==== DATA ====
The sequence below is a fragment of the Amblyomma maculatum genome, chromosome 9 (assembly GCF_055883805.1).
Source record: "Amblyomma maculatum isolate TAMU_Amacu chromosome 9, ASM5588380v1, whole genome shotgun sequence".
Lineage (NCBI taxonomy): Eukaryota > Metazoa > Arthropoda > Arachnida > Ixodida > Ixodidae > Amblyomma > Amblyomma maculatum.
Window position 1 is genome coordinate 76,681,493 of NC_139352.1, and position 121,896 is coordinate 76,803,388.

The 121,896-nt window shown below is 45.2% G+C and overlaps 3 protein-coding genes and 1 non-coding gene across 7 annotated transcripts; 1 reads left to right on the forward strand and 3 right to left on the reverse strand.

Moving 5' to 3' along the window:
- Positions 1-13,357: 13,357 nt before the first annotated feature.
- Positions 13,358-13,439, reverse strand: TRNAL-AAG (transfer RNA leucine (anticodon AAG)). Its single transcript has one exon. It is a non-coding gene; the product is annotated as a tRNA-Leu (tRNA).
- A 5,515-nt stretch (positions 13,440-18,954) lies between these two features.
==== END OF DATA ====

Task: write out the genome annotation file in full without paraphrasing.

The sequence below is a fragment of the Amblyomma maculatum genome, chromosome 9 (assembly GCF_055883805.1).
Source record: "Amblyomma maculatum isolate TAMU_Amacu chromosome 9, ASM5588380v1, whole genome shotgun sequence".
Lineage (NCBI taxonomy): Eukaryota > Metazoa > Arthropoda > Arachnida > Ixodida > Ixodidae > Amblyomma > Amblyomma maculatum.
Window position 1 is genome coordinate 76,681,493 of NC_139352.1, and position 121,896 is coordinate 76,803,388.

The 121,896-nt window shown below is 45.2% G+C and overlaps 3 protein-coding genes and 1 non-coding gene across 7 annotated transcripts; 1 reads left to right on the forward strand and 3 right to left on the reverse strand.

Moving 5' to 3' along the window:
- Positions 1-13,357: 13,357 nt before the first annotated feature.
- Positions 13,358-13,439, reverse strand: TRNAL-AAG (transfer RNA leucine (anticodon AAG)). Its single transcript has one exon. It is a non-coding gene; the product is annotated as a tRNA-Leu (tRNA).
- A 5,515-nt stretch (positions 13,440-18,954) lies between these two features.